“The weather doesn’t change anything,” Pazzati explained. “It’s not as though you open the curtains in the morning, look out the window and think it’s wet, I’m not going to drive today. Audi’s quattro system is built for this weather.” We laughed nervously, not totally convinced.
After Pizzati’s introduction to Audi’s Advanced driving experience I was expecting to have some fun, which indeed I did – there were moments I found myself literally bouncing up and down with adrenaline and excitement like my two-year-old twins do at the sight of a playground. I expected to learn a few driving tips, which indeed I did – did you know you should be holding your steering wheel at 3 and 9, not 2 and 10? I was not expecting, however, to come away with a series of important life lessons. But that’s exactly what happened.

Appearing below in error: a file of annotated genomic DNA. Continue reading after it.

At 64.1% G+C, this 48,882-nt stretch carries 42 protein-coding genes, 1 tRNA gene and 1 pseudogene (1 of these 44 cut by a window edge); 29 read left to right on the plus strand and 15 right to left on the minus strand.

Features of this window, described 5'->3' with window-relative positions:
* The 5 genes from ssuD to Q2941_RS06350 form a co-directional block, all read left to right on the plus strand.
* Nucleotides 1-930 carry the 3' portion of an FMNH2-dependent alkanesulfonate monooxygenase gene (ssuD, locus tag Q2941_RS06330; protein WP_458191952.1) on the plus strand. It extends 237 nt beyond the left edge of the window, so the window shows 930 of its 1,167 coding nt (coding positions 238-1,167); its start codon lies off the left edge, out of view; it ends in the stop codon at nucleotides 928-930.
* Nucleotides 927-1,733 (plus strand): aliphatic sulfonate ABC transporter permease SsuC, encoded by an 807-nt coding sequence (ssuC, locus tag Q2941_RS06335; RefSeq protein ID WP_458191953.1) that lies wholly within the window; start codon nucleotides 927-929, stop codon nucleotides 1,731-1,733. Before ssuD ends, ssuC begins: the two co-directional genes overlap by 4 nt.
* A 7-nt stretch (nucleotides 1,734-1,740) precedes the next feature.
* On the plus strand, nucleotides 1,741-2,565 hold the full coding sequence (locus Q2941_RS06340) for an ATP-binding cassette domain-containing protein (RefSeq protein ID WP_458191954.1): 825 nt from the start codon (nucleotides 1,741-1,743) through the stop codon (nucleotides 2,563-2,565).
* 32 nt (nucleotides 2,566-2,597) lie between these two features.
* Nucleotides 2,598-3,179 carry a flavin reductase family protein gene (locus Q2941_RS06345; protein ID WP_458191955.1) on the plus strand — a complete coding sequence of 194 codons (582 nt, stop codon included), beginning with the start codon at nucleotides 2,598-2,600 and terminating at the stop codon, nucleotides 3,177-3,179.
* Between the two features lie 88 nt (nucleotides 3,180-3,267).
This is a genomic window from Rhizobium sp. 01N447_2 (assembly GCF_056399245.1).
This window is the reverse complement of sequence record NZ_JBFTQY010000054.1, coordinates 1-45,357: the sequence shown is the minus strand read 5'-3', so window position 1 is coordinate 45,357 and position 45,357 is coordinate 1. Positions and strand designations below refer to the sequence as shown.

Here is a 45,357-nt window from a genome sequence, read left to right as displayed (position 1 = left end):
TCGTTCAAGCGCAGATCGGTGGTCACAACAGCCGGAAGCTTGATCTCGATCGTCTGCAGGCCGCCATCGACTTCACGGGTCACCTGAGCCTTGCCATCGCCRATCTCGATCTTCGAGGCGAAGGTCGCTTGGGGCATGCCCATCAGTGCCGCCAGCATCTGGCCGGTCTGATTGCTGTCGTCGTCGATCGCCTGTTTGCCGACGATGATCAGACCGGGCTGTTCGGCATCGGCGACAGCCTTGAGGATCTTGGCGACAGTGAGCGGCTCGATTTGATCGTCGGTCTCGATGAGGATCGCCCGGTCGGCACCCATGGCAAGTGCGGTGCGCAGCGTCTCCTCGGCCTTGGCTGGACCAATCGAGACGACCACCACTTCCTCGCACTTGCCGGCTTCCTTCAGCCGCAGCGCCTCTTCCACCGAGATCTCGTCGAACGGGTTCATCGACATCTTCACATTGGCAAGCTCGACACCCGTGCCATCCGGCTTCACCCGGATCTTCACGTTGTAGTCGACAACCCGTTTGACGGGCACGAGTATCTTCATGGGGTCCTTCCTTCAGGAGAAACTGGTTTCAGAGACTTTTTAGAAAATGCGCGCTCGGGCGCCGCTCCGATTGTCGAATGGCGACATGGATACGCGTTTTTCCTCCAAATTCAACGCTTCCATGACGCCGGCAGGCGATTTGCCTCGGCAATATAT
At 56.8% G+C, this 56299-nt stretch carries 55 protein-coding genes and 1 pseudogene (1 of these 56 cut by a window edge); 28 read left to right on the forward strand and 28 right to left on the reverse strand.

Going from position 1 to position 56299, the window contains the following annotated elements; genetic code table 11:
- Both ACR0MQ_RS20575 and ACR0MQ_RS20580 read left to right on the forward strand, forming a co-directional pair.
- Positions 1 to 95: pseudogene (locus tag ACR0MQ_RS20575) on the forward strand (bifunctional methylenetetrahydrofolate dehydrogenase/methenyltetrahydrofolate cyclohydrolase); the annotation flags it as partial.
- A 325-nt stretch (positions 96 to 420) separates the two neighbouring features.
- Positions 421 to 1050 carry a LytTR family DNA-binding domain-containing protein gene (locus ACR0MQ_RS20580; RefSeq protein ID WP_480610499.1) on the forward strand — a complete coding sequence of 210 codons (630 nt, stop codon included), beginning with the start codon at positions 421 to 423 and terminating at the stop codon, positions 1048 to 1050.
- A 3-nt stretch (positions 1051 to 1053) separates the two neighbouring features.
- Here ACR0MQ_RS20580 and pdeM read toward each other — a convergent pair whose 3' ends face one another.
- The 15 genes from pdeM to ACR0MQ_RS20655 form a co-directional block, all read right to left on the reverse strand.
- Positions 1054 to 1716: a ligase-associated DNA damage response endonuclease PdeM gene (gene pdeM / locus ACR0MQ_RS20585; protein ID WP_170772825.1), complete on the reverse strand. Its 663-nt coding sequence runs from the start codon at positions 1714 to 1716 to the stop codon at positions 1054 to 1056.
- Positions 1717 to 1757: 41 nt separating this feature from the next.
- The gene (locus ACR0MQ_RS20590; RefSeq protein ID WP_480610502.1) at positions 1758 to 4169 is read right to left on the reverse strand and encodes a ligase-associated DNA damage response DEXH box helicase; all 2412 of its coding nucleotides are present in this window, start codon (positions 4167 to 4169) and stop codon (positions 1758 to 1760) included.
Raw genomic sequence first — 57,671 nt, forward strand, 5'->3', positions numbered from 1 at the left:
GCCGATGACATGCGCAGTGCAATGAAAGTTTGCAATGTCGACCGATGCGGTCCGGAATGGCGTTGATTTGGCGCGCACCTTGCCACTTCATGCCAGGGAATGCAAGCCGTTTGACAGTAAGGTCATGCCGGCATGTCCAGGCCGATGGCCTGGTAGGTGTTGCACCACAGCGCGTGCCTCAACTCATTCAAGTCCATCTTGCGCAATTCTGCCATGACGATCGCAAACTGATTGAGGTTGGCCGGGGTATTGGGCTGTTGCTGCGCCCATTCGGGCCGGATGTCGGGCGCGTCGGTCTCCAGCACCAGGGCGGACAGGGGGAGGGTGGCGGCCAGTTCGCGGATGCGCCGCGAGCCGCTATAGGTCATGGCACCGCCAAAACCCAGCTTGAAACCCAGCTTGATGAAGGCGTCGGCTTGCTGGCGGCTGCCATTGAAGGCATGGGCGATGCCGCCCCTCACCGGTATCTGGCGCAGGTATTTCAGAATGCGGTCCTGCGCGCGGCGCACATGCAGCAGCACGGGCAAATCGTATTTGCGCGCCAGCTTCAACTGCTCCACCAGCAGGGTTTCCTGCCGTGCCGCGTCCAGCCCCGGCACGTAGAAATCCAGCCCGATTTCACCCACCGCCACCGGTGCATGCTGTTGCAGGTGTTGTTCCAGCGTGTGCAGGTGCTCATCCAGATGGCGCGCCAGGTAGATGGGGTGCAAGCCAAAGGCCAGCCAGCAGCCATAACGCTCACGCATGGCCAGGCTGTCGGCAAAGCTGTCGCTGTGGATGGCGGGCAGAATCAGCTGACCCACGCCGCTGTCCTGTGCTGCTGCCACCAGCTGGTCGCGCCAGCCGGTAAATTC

Lesson 1: Step outside your comfort zone
From the beginning of the day, the Audi drive team encouraged us to step outside of our comfort zones. And boy, did they mean it. The first experience was a skid control exercise driving vehicles from the S range. As far as I could tell, S stood for sporty, sleek and built for speed.
Imagine this. Turn off the electronic stability control (don’t try this at home), then accelerate as fast as possible, pedal to the metal, straight into a slippery wet corner. The car leaps into action like a cheetah chasing its prey. Now spin the steering wheel as fast as possible all the way to the right until the wheel is locked. At no point step on the brake. The back wheels of the car skid out and you’re flying sideways across the track, out of control. Still don’t brake. Instead turn the steering wheel slightly to the left to come out of the skid smoothly.